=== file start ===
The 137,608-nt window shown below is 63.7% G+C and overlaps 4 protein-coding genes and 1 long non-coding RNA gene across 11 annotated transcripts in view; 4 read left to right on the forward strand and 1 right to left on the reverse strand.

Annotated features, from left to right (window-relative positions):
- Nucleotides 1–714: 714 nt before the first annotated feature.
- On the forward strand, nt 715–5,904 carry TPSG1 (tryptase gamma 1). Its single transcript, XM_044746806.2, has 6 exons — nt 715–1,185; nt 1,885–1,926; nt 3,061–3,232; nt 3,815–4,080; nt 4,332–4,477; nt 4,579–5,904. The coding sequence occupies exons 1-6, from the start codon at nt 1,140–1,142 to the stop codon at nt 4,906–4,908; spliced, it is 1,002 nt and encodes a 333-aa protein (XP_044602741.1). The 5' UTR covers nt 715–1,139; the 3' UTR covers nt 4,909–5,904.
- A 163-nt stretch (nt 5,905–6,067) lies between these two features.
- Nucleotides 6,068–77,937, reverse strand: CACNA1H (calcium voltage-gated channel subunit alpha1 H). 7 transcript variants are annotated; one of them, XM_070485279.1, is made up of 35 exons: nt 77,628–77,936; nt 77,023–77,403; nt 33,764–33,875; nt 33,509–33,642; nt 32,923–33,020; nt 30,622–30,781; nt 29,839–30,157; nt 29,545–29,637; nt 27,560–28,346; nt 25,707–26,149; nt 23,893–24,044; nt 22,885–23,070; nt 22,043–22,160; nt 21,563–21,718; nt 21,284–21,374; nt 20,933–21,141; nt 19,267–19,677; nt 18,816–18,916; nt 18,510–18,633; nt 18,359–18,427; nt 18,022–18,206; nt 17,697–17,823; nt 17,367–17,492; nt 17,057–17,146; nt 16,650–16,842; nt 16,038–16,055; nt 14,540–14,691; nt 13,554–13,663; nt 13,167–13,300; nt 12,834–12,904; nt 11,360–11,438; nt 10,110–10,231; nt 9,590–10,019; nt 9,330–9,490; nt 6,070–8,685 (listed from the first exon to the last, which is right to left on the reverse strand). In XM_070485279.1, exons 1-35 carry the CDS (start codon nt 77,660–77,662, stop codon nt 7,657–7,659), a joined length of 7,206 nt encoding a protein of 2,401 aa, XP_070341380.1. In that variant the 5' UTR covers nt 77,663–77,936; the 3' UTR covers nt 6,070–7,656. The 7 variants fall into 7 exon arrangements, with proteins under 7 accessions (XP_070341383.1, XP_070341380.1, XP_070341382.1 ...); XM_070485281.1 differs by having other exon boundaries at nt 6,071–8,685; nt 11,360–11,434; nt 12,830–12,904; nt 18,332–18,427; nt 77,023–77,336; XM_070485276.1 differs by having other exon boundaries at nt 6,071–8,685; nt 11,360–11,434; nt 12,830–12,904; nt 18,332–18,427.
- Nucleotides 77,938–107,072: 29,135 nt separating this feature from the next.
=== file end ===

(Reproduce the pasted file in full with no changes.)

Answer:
The 137,608-nt window shown below is 63.7% G+C and overlaps 4 protein-coding genes and 1 long non-coding RNA gene across 11 annotated transcripts in view; 4 read left to right on the forward strand and 1 right to left on the reverse strand.

Annotated features, from left to right (window-relative positions):
- Nucleotides 1–714: 714 nt before the first annotated feature.
- On the forward strand, nt 715–5,904 carry TPSG1 (tryptase gamma 1). Its single transcript, XM_044746806.2, has 6 exons — nt 715–1,185; nt 1,885–1,926; nt 3,061–3,232; nt 3,815–4,080; nt 4,332–4,477; nt 4,579–5,904. The coding sequence occupies exons 1-6, from the start codon at nt 1,140–1,142 to the stop codon at nt 4,906–4,908; spliced, it is 1,002 nt and encodes a 333-aa protein (XP_044602741.1). The 5' UTR covers nt 715–1,139; the 3' UTR covers nt 4,909–5,904.
- A 163-nt stretch (nt 5,905–6,067) lies between these two features.
- Nucleotides 6,068–77,937, reverse strand: CACNA1H (calcium voltage-gated channel subunit alpha1 H). 7 transcript variants are annotated; one of them, XM_070485279.1, is made up of 35 exons: nt 77,628–77,936; nt 77,023–77,403; nt 33,764–33,875; nt 33,509–33,642; nt 32,923–33,020; nt 30,622–30,781; nt 29,839–30,157; nt 29,545–29,637; nt 27,560–28,346; nt 25,707–26,149; nt 23,893–24,044; nt 22,885–23,070; nt 22,043–22,160; nt 21,563–21,718; nt 21,284–21,374; nt 20,933–21,141; nt 19,267–19,677; nt 18,816–18,916; nt 18,510–18,633; nt 18,359–18,427; nt 18,022–18,206; nt 17,697–17,823; nt 17,367–17,492; nt 17,057–17,146; nt 16,650–16,842; nt 16,038–16,055; nt 14,540–14,691; nt 13,554–13,663; nt 13,167–13,300; nt 12,834–12,904; nt 11,360–11,438; nt 10,110–10,231; nt 9,590–10,019; nt 9,330–9,490; nt 6,070–8,685 (listed from the first exon to the last, which is right to left on the reverse strand). In XM_070485279.1, exons 1-35 carry the CDS (start codon nt 77,660–77,662, stop codon nt 7,657–7,659), a joined length of 7,206 nt encoding a protein of 2,401 aa, XP_070341380.1. In that variant the 5' UTR covers nt 77,663–77,936; the 3' UTR covers nt 6,070–7,656. The 7 variants fall into 7 exon arrangements, with proteins under 7 accessions (XP_070341383.1, XP_070341380.1, XP_070341382.1 ...); XM_070485281.1 differs by having other exon boundaries at nt 6,071–8,685; nt 11,360–11,434; nt 12,830–12,904; nt 18,332–18,427; nt 77,023–77,336; XM_070485276.1 differs by having other exon boundaries at nt 6,071–8,685; nt 11,360–11,434; nt 12,830–12,904; nt 18,332–18,427.
- Nucleotides 77,938–107,072: 29,135 nt separating this feature from the next.